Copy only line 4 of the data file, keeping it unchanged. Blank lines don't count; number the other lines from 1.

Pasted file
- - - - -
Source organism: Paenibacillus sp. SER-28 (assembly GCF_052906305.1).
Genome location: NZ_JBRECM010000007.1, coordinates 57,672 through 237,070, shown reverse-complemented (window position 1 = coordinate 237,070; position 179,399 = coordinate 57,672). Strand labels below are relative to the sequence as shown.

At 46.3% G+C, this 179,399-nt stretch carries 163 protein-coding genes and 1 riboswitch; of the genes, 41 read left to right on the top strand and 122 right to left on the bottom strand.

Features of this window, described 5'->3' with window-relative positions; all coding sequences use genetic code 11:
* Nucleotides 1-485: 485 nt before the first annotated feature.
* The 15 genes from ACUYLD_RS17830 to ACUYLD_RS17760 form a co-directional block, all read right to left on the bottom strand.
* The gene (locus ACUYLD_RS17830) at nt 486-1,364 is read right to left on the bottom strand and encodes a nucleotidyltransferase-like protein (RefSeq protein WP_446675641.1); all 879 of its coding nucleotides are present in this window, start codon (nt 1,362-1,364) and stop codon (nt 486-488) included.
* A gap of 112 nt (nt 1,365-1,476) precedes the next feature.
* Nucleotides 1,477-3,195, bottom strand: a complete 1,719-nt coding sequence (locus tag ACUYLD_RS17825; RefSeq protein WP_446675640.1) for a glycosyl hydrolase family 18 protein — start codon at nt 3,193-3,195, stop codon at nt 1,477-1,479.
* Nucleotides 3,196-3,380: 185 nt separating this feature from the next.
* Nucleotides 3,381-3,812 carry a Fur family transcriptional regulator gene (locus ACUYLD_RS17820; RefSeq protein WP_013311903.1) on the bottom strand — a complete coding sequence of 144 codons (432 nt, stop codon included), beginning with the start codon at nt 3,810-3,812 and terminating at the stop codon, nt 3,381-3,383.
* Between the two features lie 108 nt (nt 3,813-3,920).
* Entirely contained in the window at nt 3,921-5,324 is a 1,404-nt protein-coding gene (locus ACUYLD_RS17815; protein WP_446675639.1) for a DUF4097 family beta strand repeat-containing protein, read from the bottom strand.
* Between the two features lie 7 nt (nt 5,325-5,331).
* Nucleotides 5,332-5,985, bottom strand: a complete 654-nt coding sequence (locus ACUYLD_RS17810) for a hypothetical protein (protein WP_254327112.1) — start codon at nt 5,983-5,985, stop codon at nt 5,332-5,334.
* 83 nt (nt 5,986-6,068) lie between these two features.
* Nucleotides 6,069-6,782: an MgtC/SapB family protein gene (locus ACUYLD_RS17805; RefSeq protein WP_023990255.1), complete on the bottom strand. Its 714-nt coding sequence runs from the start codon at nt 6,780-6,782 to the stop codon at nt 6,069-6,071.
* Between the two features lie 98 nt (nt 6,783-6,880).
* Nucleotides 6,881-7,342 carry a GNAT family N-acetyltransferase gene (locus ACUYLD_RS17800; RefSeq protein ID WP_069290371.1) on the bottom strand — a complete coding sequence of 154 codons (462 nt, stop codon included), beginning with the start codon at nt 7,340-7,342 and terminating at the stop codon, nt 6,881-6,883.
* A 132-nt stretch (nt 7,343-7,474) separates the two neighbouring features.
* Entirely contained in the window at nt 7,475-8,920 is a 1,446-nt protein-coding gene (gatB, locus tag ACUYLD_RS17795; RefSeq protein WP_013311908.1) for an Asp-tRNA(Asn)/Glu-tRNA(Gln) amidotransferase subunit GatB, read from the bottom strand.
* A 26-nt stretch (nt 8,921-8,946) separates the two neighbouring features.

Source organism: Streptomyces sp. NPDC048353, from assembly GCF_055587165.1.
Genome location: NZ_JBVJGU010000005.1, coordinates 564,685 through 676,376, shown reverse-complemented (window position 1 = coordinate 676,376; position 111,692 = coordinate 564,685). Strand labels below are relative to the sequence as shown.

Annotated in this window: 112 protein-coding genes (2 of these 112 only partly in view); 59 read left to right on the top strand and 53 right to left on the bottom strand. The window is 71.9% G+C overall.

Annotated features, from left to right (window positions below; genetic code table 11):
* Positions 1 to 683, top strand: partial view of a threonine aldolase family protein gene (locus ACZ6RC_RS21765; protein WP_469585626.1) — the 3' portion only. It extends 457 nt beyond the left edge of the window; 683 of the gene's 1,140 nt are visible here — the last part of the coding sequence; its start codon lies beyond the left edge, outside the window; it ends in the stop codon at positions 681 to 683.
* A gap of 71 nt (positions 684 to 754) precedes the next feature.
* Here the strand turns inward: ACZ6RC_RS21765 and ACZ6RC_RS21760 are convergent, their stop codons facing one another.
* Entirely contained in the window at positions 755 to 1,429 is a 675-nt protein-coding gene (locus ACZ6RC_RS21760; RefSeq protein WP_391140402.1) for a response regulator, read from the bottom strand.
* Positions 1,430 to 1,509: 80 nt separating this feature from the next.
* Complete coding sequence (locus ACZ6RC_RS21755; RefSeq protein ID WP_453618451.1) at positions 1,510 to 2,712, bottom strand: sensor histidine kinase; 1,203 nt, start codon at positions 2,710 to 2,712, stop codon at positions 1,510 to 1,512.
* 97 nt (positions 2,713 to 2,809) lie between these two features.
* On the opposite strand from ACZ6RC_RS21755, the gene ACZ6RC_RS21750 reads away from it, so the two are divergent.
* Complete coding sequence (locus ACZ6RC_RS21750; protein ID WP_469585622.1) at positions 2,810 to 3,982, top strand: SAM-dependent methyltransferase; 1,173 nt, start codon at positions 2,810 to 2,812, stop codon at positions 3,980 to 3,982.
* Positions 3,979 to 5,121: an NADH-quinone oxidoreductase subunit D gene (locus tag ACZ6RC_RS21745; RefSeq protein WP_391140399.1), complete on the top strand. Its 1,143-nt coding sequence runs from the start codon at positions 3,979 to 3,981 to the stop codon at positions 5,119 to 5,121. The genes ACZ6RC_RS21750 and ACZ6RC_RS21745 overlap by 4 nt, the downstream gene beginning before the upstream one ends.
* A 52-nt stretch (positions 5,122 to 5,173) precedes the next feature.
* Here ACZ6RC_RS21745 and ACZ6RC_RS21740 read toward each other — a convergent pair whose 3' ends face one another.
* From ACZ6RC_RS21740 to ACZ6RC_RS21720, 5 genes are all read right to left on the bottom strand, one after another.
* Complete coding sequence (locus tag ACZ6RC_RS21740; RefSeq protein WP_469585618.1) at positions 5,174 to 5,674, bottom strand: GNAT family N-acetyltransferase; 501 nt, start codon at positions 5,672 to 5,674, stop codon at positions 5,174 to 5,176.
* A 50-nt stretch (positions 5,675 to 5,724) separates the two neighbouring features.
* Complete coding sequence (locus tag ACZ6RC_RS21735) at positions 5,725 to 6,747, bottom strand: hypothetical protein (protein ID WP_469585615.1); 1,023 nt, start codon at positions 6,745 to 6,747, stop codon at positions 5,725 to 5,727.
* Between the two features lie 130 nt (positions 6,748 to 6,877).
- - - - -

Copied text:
Features of this window, described 5'->3' with window-relative positions; all coding sequences use genetic code 11: